The Great Western Cook Book

Or, Table Receipts, Adapted to Western Housewifery

 When this volume in the American Antiquarian Cookbook Collection was published in 1857, the American “West” was in Indiana, making this cookbook the first to be published in Indiana. 

 This first cookbook published in Indiana was originally titled in its first edition Mrs. Collins’ Table Receipts: Adapted to Western Housewifery. It became so popular that in 1857 it was republished in New York City under the name The Great Western Cook Book. Collins noted in her preface that the book was intended for “Ladies of the West,” and thus there are recipes such as Sausage-Hoosier Fashion and Veal-Western Fashion included for pioneer women in the “West” of its time. Noting that “Our generous and prolific clime affords a bountiful supply of nutritious fruits and vegetables, and our forests and hill sides abound in excellent Game,” Collins included many recipes that used local produce and ingredients. The first recipe in the book for California Soup provides a method for homemade bouillon cubes, named for travelers heading further west during the gold rush years.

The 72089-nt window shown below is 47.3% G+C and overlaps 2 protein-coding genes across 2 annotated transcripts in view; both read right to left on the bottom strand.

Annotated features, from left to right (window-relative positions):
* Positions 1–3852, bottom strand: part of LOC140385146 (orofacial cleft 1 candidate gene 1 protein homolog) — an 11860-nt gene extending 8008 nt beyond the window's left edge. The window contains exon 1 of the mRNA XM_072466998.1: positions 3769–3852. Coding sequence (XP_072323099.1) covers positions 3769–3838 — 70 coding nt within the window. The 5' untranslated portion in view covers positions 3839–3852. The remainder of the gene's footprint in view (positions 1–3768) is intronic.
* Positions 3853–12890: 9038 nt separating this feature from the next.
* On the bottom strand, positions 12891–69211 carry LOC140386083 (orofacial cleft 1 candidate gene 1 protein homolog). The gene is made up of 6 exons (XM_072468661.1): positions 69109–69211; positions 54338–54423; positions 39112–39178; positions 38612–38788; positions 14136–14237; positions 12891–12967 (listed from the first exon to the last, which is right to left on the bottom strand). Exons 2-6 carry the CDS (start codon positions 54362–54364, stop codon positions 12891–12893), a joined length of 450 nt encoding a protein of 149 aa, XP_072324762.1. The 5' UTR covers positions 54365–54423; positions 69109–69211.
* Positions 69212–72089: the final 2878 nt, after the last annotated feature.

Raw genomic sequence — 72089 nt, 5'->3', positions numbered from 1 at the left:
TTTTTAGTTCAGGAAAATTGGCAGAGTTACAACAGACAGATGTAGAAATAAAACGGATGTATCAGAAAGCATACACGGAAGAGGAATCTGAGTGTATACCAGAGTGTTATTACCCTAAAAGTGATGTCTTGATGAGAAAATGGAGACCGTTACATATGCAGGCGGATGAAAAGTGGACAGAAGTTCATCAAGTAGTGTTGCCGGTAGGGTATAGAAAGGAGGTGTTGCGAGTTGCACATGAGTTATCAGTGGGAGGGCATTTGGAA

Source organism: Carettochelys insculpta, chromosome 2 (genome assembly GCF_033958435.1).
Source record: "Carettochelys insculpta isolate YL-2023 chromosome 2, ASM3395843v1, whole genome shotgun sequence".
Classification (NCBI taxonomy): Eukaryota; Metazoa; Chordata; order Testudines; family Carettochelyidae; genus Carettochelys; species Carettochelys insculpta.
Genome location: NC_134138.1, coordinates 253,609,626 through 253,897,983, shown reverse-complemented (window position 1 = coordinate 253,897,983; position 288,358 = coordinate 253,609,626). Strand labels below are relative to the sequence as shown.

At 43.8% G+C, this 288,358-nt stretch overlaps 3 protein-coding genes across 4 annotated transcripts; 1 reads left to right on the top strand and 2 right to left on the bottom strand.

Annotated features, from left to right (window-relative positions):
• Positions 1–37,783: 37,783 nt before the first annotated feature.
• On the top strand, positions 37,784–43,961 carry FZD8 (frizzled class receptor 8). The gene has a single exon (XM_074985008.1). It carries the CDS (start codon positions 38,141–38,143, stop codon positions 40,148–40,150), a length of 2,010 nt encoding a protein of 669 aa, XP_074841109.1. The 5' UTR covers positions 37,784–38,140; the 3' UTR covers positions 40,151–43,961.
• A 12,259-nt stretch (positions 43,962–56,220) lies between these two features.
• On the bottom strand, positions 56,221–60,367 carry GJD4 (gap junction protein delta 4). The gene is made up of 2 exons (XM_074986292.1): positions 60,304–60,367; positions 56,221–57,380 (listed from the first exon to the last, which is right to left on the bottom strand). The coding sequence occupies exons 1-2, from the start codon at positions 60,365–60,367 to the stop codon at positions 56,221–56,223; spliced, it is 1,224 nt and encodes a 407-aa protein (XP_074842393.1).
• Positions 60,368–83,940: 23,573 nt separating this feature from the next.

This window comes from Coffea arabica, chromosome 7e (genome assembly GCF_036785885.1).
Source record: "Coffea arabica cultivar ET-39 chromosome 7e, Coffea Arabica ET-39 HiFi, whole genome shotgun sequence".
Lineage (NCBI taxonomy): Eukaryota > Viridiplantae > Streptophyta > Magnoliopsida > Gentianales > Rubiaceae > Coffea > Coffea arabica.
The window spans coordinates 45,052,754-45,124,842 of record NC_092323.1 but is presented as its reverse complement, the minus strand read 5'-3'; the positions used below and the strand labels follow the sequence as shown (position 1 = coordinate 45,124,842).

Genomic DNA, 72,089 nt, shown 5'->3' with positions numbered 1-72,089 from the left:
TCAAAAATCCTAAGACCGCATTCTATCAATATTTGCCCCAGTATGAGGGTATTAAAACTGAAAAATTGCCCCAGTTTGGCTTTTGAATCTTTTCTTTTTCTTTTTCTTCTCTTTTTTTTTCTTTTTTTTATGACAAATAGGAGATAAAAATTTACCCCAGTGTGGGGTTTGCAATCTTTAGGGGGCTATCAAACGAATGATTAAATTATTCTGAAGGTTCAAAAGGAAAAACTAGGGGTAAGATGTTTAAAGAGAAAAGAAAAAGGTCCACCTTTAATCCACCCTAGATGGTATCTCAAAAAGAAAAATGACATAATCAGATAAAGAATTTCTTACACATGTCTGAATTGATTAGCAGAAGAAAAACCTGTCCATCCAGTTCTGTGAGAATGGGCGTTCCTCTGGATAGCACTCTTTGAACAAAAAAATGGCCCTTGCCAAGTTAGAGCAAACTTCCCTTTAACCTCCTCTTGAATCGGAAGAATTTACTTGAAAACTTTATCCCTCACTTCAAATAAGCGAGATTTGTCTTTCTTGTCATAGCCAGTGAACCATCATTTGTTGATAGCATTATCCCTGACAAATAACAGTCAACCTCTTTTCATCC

This edition of The Great Western Cook Book by Angelina Maria Collins was reproduced by permission from the volume in the collection of the American Antiquarian Society, Worcester, Massachusetts. Founded in 1812 by Isaiah Thomas, a Revolutionary War patriot and successful printer and publisher, the Society is a research library documenting the life of Americans from the colonial era through 1876. The Society collects, preserves, and makes available as complete a record as possible of the printed materials from the early American experience. The cookbook collection includes approximately 1,100 volumes.

About the Author

 Born in Virginia in 1805, Angelina Maria Lorraine Collins married James Collins in 1830. After moving to New Albany, Indiana, their home for the next thirty years, James served in the Indiana General Assembly, had a thriving law practice, and published the family owned newspaper. Angelina was a society hostess known as a very skilled cook. In 1851 she published Mrs. Collins' Table Receipts, which was later published in New York City as The Great Western Cook Book. Mrs. Collins was well-educated, possessing strong personal beliefs, and she was a dedicated abolitionist. She was also a temperance advocate, and her novel Mrs. Ben Darby: Or the Weal and Woe of a Social Life, is a melodramatic story about the sins of alcohol. She also wrote poetry and was highly regarded by her New Albany peers.

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